New Brunswick’s education minister has announced small changes to the school gender policy that’s created a storm of controversy.
Bill Hogan told reporters outside a rural school in Keswick Ridge on Wednesday that his Progressive Conservative government was making tweaks to Policy 713, which addresses gender identity, less than two weeks before school starts.
Those small adjustments are meant to add legal clarity to what had already been announced: Students under the age of 16 are no longer allowed to use a different name or pronoun in class if they have switched genders or consider themselves trans, without their parents’ consent.
Hogan emphasized he was largely standing by the changes his Tory government made July 1, despite recent criticisms from the province’s child and youth advocate, who said forcing students into such a position violated the province’s Human Rights Act, the Education Act, and the Right to Information and Protection of Privacy Act, but also the child’s rights under the Canadian Charter of Rights and Freedoms.
“Parents deserve to be respected, and we must recognize the critical role in their child’s life and education,” Hogan said outside the small brick school 22 kilometres west of Fredericton. “We stand by the changes we’ve made to Policy 713 and we believe that parents should be involved in every aspect of a young child’s education.”
His announcement was immediately criticized by the opposition Liberals and Greens, who argue the minister is violating children’s rights and the law.
“The government continues to show a blatant disregard for expert and legal advice,” said Liberal Leader Susan Holt. “We recommend that they accept the advocate’s recommendations because they’re based on the law and respect for the Charter of Rights and the Education Act and the privacy act.”
The advocate, Kelly Lamrock, is a lawyer and a former education minister. Hogan, however, said his department had already sought legal advice on the changes, and he was still comfortable with them. Questioned by reporters on this legal advice, the minister said he didn’t know if his government’s reforms would survive a court challenge.
“There’s always the possibility parts can be challenged, like with any policy. It would not be appropriate for me to presuppose what the courts would judge.”
Organizations that support lesbian, gay and trans youth have condemned the Tory government’s changes as trans and queer phobic, whereas parental rights groups argue teachers and school administrators should not decide whether it’s OK for younger children to change their identities.
When the reforms were announced in the spring, they created international headlines. Eight of 29 Tory MLAs expressed displeasure with the changes, and two cabinet ministers ultimately resigned, while Premier Blaine Higgs fired two others.
The change of the policy and other moves by the premier have led to a push among some party members to demand a leadership review.
Now the provincial governments in Saskatchewan and Manitoba are moving ahead with similar reforms.
The latest tweaks to the policy in New Brunswick include adding the definitions of legal, formal and informal use of names.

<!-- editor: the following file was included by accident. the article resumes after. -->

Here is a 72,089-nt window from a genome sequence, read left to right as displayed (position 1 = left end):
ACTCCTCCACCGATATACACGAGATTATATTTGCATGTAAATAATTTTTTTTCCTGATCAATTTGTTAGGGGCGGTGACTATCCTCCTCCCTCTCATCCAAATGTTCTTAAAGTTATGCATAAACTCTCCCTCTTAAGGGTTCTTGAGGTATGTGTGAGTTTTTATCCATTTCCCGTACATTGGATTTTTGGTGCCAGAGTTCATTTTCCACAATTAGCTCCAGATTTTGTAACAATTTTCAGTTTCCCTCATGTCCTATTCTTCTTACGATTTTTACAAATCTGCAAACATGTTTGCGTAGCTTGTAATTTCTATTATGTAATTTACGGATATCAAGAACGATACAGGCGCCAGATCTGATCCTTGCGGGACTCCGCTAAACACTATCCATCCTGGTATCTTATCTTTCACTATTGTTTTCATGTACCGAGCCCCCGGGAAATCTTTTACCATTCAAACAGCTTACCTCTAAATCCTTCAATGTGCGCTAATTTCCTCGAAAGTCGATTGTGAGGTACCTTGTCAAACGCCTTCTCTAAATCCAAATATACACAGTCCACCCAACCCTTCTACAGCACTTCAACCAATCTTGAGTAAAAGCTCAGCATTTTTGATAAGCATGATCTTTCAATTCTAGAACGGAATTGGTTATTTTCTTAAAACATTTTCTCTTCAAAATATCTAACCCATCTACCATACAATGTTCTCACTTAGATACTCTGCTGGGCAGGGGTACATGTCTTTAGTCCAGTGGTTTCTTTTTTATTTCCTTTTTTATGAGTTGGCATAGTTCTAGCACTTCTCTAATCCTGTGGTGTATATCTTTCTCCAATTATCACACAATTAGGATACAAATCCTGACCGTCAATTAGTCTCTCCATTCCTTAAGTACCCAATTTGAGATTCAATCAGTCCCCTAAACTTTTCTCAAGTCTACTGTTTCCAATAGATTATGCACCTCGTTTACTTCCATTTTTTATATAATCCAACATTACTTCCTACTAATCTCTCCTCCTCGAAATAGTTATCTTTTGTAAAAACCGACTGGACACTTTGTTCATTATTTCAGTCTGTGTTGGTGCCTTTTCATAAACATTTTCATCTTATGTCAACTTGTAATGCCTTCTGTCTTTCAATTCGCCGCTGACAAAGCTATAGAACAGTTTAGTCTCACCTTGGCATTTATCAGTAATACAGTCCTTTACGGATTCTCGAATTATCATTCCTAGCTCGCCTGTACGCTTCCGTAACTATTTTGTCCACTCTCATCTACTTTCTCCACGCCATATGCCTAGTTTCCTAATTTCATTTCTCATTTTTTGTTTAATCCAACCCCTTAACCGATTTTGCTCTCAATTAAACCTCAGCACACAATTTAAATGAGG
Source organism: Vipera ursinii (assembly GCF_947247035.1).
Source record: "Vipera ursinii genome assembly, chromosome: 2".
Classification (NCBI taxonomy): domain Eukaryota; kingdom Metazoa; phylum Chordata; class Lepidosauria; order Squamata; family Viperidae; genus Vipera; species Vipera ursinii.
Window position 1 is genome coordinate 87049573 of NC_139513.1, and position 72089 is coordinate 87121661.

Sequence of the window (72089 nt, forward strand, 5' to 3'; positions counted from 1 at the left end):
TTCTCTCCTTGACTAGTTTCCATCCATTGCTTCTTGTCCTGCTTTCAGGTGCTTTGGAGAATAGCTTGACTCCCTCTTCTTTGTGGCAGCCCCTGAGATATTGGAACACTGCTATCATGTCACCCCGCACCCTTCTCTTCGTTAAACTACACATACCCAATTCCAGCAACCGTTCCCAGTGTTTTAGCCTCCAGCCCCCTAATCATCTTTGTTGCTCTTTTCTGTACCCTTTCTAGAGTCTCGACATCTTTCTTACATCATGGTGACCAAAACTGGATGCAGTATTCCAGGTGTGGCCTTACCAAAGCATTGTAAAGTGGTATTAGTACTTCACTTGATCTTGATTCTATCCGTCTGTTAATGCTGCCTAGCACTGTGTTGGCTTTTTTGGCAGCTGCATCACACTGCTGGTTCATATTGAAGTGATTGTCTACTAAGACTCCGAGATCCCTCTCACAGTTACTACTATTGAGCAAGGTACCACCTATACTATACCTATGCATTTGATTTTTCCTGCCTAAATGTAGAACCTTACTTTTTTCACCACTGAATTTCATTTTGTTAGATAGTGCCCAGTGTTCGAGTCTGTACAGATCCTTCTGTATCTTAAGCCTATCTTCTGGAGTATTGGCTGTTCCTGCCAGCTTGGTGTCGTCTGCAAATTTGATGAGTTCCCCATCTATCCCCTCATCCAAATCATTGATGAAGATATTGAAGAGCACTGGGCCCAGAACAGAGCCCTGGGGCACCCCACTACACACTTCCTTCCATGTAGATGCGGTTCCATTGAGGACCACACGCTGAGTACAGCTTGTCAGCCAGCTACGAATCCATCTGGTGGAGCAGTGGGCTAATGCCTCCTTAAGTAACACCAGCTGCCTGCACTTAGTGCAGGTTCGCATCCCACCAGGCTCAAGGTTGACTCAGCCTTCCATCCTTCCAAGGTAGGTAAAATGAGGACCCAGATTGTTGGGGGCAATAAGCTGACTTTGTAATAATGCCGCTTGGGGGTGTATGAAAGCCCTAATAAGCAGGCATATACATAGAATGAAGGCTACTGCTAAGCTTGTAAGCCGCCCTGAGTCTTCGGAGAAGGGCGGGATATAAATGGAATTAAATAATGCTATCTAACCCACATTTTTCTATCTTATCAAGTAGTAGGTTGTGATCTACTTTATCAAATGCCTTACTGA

As well, professionals, such as guidance counsellors, psychologists and social workers, can now use the child’s preferred name in private.
And if a young student insists on using a preferred name in school, they will now be “encouraged” rather than “directed” to speak with an appropriate professional in private, such as a guidance counsellor.
Green party Leader David Coon wasn’t impressed.
“We want our kids to be safe and to be respected and accepted and free to be themselves in our schools, and this does nothing to make that possible,” he said. “This continues to trample over the rights of young people. The minister keeps saying he respects the charter, but clearly he has yet to make the changes necessary to protect the rights of young people in our schools.”
Coon said the original version of Policy 713, designed a few years ago by experts and introduced by a different Tory minister of education — Dominic Cardy — respected the rights of children to use names and pronouns they preferred, without telling their parents until they were comfortable doing so.
“The way it was operating, youth after youth have said how it had helped them speak to their parents and feel confident enough to sit down with them and let them know who they really were. So it had been a help to get kids to speak to their parents. That’s only positive.”
Lamrock had pointed out that nicknames have been used by children for generations and teachers have often respected them, such as Rob, Bob, Robby or Bobby instead of Robert, making the new gender policy inconsistent and coercive.
But Hogan said that flew in the face of common sense, and he waved away a question from a reporter who gave the example of a child using a nickname such as “Charlie,” which is considered by many to be gender-neutral.
“If it’s close to their given name, one wouldn’t normally presuppose anything. If it isn’t the name, and they’re wondering about it, a teacher can always ask,” the minister said. “We’re talking about a name that’s attached to a different gender than what they are identified with, with their parents.”
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